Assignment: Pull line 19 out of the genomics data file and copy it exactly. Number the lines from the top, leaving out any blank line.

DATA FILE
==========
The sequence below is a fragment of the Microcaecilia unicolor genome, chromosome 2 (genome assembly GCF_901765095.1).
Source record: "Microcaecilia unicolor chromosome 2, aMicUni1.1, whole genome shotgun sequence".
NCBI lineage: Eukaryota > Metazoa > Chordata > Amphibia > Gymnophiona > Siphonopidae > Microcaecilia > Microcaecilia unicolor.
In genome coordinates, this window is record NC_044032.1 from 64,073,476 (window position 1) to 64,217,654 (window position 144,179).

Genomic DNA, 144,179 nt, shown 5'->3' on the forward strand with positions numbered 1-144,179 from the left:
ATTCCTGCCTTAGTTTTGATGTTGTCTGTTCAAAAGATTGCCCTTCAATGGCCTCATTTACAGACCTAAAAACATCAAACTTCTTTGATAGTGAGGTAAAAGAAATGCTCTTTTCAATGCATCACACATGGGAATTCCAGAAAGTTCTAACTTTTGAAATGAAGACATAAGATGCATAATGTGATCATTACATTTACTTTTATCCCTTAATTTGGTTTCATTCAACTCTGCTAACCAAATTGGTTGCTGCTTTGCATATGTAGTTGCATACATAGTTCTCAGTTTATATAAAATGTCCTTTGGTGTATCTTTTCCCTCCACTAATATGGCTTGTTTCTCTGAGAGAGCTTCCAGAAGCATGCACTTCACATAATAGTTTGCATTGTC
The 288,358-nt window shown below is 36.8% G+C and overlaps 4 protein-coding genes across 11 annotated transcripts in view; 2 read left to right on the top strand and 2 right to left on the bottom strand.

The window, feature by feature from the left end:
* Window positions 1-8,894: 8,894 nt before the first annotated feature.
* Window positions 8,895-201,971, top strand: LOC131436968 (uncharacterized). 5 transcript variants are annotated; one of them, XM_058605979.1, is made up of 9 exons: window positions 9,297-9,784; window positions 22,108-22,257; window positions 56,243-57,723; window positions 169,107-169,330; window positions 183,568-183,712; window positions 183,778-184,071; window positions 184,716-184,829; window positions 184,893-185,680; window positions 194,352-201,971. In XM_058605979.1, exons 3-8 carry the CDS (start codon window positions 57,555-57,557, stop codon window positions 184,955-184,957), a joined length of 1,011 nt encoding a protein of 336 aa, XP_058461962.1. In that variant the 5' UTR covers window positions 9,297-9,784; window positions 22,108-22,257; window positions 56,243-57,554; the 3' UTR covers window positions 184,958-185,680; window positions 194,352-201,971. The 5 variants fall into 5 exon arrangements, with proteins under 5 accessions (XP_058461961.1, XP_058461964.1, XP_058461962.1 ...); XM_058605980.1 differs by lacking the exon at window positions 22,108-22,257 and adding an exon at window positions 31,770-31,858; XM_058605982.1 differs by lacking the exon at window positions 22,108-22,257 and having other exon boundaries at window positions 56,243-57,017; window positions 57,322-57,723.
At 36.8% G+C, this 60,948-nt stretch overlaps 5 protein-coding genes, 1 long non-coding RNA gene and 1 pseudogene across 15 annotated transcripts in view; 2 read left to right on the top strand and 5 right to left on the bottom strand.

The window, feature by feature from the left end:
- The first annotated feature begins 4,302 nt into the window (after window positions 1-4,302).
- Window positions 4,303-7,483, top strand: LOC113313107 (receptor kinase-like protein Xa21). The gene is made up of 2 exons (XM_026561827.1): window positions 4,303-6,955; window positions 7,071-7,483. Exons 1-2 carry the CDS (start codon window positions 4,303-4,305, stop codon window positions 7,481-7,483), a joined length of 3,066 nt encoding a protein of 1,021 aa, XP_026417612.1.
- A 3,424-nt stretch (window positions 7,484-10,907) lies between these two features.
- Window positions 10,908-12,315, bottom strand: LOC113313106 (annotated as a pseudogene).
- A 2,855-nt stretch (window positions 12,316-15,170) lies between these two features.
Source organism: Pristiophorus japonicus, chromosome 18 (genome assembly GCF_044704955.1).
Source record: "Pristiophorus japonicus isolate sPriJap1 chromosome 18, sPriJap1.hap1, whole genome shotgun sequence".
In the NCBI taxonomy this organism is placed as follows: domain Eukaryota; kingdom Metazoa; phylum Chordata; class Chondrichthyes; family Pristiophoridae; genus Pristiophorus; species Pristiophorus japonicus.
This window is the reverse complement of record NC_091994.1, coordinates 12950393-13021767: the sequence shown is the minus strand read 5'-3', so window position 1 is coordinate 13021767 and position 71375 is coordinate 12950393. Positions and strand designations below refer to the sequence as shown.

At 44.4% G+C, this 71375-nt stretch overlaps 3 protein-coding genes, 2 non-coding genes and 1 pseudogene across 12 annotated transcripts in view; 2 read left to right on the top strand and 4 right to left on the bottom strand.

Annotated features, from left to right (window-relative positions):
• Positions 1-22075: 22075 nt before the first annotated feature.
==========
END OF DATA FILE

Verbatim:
Source record: "Pristiophorus japonicus isolate sPriJap1 chromosome 18, sPriJap1.hap1, whole genome shotgun sequence".